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note = "ANZSIL Postgraduate Workshop ; Conference date: 28-06-2017 Through 28-06-2017",
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Naznin, SMA 2017, 'Justiciability of the basic necessity of housing: applying the 'violations approach' in enforcing state-induced forced slum evictions in Bangladesh' ANZSIL Postgraduate Workshop , Canberra , Australia, 28/06/17 - 28/06/17, pp. 8-9.

Justiciability of the basic necessity of housing : applying the 'violations approach' in enforcing state-induced forced slum evictions in Bangladesh. / Naznin, S. M. Atia.

2017. 8-9 Abstract from ANZSIL Postgraduate Workshop , Canberra , Australia.

Research output: Contribution to conferenceAbstractResearch

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T1 - Justiciability of the basic necessity of housing

T2 - applying the 'violations approach' in enforcing state-induced forced slum evictions in Bangladesh

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PY - 2017/6/28

Y1 - 2017/6/28

N2 - Systematic state-led forced slum evictions remain a persistent challenge in Bangladesh. The primary reason behind this is that housing is not a right, rather a basic necessity under the constitution of Bangladesh. Moreover, it is categorised as a fundamental principle of state policy and expressly termed as non-justiciable. Such a context is inconsistent with the state’s international human rights obligation that guarantees the right to housing and prohibits forced evictions. However, since the late ’90s, the Bangladesh Supreme Court has been liberally adjudicating forced slum evictions. Present paper argues that amidst others, such as the constitutional commitment to social justice or the rise of social rights litigation, principally, the welcoming judicial attitude to apply the growing consensus in international law in conceptualising states’ obligations from a ‘violations approach’ has been the catalyst behind the progress. Accordingly, first, it investigates the scope of this approach which unlike the ‘progressive realisation’ approach invokes negative and immediate obligations for any act which is retrogressive, discriminatory, and violates the minimum core content of the right to housing. Second, it examines the Court’s capacity to adopt this development of international law into the dualist legal system of Bangladesh. Last, by analysing relevant judgements, this paper reveals the judicial craftsmanship that acknowledges the justiciability of the violation of the basic necessity of housing due to forced slum evictions by interpreting the later as the manifestation of retrogression and discrimination to violate the former that constitutes an integral component of the right to life.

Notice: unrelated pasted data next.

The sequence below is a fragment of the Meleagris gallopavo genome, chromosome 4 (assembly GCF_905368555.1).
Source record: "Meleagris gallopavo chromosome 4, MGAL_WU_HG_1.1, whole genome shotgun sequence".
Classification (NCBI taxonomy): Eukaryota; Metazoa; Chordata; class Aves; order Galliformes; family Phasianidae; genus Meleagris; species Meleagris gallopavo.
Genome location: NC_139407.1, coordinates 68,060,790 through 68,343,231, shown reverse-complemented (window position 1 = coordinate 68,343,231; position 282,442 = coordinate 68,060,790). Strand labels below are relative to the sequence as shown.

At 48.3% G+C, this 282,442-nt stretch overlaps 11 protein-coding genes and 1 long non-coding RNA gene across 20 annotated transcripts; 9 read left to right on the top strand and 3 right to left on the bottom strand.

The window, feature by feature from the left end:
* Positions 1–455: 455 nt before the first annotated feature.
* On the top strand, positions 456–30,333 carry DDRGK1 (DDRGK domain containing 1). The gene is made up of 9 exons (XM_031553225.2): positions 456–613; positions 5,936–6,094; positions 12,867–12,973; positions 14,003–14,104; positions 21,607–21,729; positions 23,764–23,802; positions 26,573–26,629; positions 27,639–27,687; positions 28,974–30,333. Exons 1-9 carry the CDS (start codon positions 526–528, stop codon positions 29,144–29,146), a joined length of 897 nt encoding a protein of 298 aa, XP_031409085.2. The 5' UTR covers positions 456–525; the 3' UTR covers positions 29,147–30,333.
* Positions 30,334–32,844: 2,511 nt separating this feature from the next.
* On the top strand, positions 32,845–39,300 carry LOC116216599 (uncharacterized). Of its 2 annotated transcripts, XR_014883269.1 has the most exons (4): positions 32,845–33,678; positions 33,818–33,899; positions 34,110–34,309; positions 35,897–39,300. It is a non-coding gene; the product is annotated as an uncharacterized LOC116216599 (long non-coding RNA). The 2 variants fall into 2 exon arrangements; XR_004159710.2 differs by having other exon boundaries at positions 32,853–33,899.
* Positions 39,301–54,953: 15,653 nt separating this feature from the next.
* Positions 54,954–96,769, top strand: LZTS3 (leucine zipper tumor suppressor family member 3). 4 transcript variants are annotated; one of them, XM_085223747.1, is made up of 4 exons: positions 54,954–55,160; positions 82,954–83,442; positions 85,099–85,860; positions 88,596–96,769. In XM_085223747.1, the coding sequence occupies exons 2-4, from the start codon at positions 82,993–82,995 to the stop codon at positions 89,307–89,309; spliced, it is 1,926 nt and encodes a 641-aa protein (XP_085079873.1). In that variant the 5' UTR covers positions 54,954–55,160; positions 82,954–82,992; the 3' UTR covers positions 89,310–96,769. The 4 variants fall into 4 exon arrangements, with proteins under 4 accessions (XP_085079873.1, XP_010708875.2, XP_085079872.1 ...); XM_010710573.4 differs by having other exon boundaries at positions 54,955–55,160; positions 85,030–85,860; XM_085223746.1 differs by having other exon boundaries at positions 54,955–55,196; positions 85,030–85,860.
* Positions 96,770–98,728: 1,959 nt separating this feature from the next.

AB - Systematic state-led forced slum evictions remain a persistent challenge in Bangladesh. The primary reason behind this is that housing is not a right, rather a basic necessity under the constitution of Bangladesh. Moreover, it is categorised as a fundamental principle of state policy and expressly termed as non-justiciable. Such a context is inconsistent with the state’s international human rights obligation that guarantees the right to housing and prohibits forced evictions. However, since the late ’90s, the Bangladesh Supreme Court has been liberally adjudicating forced slum evictions. Present paper argues that amidst others, such as the constitutional commitment to social justice or the rise of social rights litigation, principally, the welcoming judicial attitude to apply the growing consensus in international law in conceptualising states’ obligations from a ‘violations approach’ has been the catalyst behind the progress. Accordingly, first, it investigates the scope of this approach which unlike the ‘progressive realisation’ approach invokes negative and immediate obligations for any act which is retrogressive, discriminatory, and violates the minimum core content of the right to housing. Second, it examines the Court’s capacity to adopt this development of international law into the dualist legal system of Bangladesh. Last, by analysing relevant judgements, this paper reveals the judicial craftsmanship that acknowledges the justiciability of the violation of the basic necessity of housing due to forced slum evictions by interpreting the later as the manifestation of retrogression and discrimination to violate the former that constitutes an integral component of the right to life.